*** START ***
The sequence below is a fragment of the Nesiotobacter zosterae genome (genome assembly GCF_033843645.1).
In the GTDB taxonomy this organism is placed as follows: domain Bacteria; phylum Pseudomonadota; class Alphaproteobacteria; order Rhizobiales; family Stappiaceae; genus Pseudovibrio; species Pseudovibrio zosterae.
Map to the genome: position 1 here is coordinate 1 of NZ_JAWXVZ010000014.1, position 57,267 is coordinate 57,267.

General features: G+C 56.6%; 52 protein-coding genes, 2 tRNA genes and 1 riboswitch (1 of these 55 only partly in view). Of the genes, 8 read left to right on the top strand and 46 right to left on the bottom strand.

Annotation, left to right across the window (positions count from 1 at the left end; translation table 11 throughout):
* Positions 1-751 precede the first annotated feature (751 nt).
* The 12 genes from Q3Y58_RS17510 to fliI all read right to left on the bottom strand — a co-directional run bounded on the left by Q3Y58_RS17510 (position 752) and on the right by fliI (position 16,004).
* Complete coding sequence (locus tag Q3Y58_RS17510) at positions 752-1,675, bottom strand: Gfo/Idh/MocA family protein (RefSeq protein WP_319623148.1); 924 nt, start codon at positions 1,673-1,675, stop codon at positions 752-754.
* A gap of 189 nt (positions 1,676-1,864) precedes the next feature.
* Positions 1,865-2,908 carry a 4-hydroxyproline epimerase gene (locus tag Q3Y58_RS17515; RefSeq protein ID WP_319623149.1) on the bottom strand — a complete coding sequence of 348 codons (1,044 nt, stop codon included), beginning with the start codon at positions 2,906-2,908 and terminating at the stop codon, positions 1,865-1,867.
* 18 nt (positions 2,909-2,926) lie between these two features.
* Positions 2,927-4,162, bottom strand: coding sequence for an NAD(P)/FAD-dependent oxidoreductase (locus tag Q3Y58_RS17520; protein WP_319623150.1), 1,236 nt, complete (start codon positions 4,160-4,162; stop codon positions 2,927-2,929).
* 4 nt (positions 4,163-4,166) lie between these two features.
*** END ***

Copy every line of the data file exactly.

The sequence below is a fragment of the Nesiotobacter zosterae genome (genome assembly GCF_033843645.1).
In the GTDB taxonomy this organism is placed as follows: domain Bacteria; phylum Pseudomonadota; class Alphaproteobacteria; order Rhizobiales; family Stappiaceae; genus Pseudovibrio; species Pseudovibrio zosterae.
Map to the genome: position 1 here is coordinate 1 of NZ_JAWXVZ010000014.1, position 57,267 is coordinate 57,267.

General features: G+C 56.6%; 52 protein-coding genes, 2 tRNA genes and 1 riboswitch (1 of these 55 only partly in view). Of the genes, 8 read left to right on the top strand and 46 right to left on the bottom strand.

Annotation, left to right across the window (positions count from 1 at the left end; translation table 11 throughout):
* Positions 1-751 precede the first annotated feature (751 nt).
* The 12 genes from Q3Y58_RS17510 to fliI all read right to left on the bottom strand — a co-directional run bounded on the left by Q3Y58_RS17510 (position 752) and on the right by fliI (position 16,004).
* Complete coding sequence (locus tag Q3Y58_RS17510) at positions 752-1,675, bottom strand: Gfo/Idh/MocA family protein (RefSeq protein WP_319623148.1); 924 nt, start codon at positions 1,673-1,675, stop codon at positions 752-754.
* A gap of 189 nt (positions 1,676-1,864) precedes the next feature.
* Positions 1,865-2,908 carry a 4-hydroxyproline epimerase gene (locus tag Q3Y58_RS17515; RefSeq protein ID WP_319623149.1) on the bottom strand — a complete coding sequence of 348 codons (1,044 nt, stop codon included), beginning with the start codon at positions 2,906-2,908 and terminating at the stop codon, positions 1,865-1,867.
* 18 nt (positions 2,909-2,926) lie between these two features.
* Positions 2,927-4,162, bottom strand: coding sequence for an NAD(P)/FAD-dependent oxidoreductase (locus tag Q3Y58_RS17520; protein WP_319623150.1), 1,236 nt, complete (start codon positions 4,160-4,162; stop codon positions 2,927-2,929).
* 4 nt (positions 4,163-4,166) lie between these two features.